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Thread: Water softener sizing - what do I need?

  1. #16
    DIY Senior Member mialynette2003's Avatar
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    The chances of your unit channeling is slim to none. This would be more of a problem on larger units. Most of the electronic valve thses days have a day override. So if you set the day override for every 7 days, the system will regen if the gallon count has not reached it's max.

  2. #17
    DIY Senior Member Reach4's Avatar
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    http://www.pentairwatertreatment.com...et%2042749.pdf has specs. 20 GPM continuous at 15 PSI drop. 3/4", 1" or 1-1/4" input and output. However the price difference may be negligible currently.

  3. #18
    DIY Senior Member lifespeed's Avatar
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    Quote Originally Posted by Reach4 View Post
    http://www.pentairwatertreatment.com...et%2042749.pdf has specs. 20 GPM continuous at 15 PSI drop. 3/4", 1" or 1-1/4" input and output. However the price difference may be negligible currently.
    That is a lot of pressure drop. The less pressure drop the better. If the price difference is negligible, go for the lowest pressure drop all else being equal.

    Edit: The 5600 is equivalent to a 3/4" valve internally despite available adapters. Having suffered through inadequate plumbing in my house I resolved that my new installation would present the least restriction possible. So I chose a pair of 7000SXT and 1" type L copper trunk all the way to the bathrooms. The resulting flow rates vindicated these choices.
    Last edited by lifespeed; 12-20-2013 at 01:25 PM.
    Lifespeed

  4. #19
    DIY Junior Member opto_isolator's Avatar
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    Quote Originally Posted by Reach4 View Post
    Consider that

    1. OP only has 8 GPG.
    2. Most people with 8 GPG don't have a water softener, and they get along fine by using more soap. I lived with 8 GPG of hardness 100% of the time and no softener for years with no real problem. The pipes did not lime up as far as I could tell.
    3. If OP passes 2 GPG of hardness through 1% of the time, it is very unlikely that any effects would be noticeable.
    4. The odds of having every water load on full at the same time are small.
    Yes - I realize that the hardness level isn't that high, but this would definitely help us - we get white stains on the water dispensers from mineral build up. Plus all of the other things as well (etching of the glasses, etc).

  5. #20
    DIY Senior Member lifespeed's Avatar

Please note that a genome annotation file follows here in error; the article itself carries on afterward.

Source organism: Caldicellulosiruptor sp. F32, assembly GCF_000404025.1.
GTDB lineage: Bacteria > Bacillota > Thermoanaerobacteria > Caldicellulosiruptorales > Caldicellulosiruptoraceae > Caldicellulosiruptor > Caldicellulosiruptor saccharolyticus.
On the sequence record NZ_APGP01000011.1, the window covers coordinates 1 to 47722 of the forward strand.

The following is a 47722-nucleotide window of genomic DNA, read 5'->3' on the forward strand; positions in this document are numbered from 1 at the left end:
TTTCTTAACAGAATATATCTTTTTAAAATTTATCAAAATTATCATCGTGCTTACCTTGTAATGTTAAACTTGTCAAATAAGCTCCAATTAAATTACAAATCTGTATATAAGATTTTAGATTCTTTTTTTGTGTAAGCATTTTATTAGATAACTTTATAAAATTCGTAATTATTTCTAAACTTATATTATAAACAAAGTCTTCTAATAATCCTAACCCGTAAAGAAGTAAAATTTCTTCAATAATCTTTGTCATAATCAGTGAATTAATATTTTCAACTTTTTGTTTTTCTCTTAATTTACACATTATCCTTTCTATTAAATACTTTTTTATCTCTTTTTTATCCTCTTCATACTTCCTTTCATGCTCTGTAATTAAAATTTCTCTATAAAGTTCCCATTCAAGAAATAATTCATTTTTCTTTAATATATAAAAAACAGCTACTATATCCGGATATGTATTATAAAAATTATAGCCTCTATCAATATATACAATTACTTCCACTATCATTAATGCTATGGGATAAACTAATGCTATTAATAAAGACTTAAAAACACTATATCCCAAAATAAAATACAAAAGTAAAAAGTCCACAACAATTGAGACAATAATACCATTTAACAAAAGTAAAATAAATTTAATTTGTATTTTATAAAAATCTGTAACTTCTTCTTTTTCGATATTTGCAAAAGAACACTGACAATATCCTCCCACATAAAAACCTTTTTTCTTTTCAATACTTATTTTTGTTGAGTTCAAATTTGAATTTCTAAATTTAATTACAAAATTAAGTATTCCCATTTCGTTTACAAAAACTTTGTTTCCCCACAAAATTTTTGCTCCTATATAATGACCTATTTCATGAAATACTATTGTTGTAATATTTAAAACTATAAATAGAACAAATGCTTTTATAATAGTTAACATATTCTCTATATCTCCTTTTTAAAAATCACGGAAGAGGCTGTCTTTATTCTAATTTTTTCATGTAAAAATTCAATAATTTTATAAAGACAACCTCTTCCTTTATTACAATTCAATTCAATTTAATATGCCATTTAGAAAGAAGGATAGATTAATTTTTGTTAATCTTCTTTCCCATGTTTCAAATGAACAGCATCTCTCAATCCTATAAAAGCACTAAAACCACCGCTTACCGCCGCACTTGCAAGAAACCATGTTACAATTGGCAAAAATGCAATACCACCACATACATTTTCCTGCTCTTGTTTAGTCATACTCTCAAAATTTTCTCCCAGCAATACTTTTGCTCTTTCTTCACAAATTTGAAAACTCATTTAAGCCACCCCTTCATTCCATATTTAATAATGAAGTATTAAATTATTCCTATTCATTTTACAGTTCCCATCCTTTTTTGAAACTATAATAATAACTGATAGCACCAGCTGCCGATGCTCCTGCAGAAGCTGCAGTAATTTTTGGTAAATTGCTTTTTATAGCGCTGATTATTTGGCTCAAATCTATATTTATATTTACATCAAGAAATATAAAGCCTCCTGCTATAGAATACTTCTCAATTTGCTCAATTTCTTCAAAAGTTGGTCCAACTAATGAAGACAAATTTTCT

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    Quote Originally Posted by opto_isolator View Post
    Yes - I realize that the hardness level isn't that high, but this would definitely help us - we get white stains on the water dispensers from mineral build up. Plus all of the other things as well (etching of the glasses, etc).
    Agreed. My mother has similar low hardness levels and still experiences the inconveniences of hard water. It is not as bad as my 30 GPG water, but still a maintenance headache.
    Lifespeed

  6. #21
    Water systems designer, R&D ditttohead's Avatar
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    10 GPG is not that bad, but you will benfit from a softener. Also, the cause of scale is a lot more than the hardness. pH, temperatures, etc... all affect the scaling potential of water. I have fouled up membranes with scale in as little as 2 GPG of hardness. Steam boilers require <5 ppm of hardness, etc.

    Here is a great article explaining the low levels of hardness and their affects in a simple way. http://www.wcponline.com/pdf/1203Michaud.pdf

  7. #22
    Water systems designer, R&D ditttohead's Avatar
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    Quote Originally Posted by lifespeed View Post
    It does not make sense to size for adequate SFR 100% of the time, it is more efficient to cover 99% of use cases. This might be two showers, a toilet and a washing machine. IMO, the 1.5 cu ft size would be a good compromise that will let you use many fixtures without exceeding the softener capacity.

    I would only consider the 5600 valve if your water main is 3/4". Any larger and you should use the larger 7000 valve, and of course there is no downside to using the 7000 on a 3/4" supply.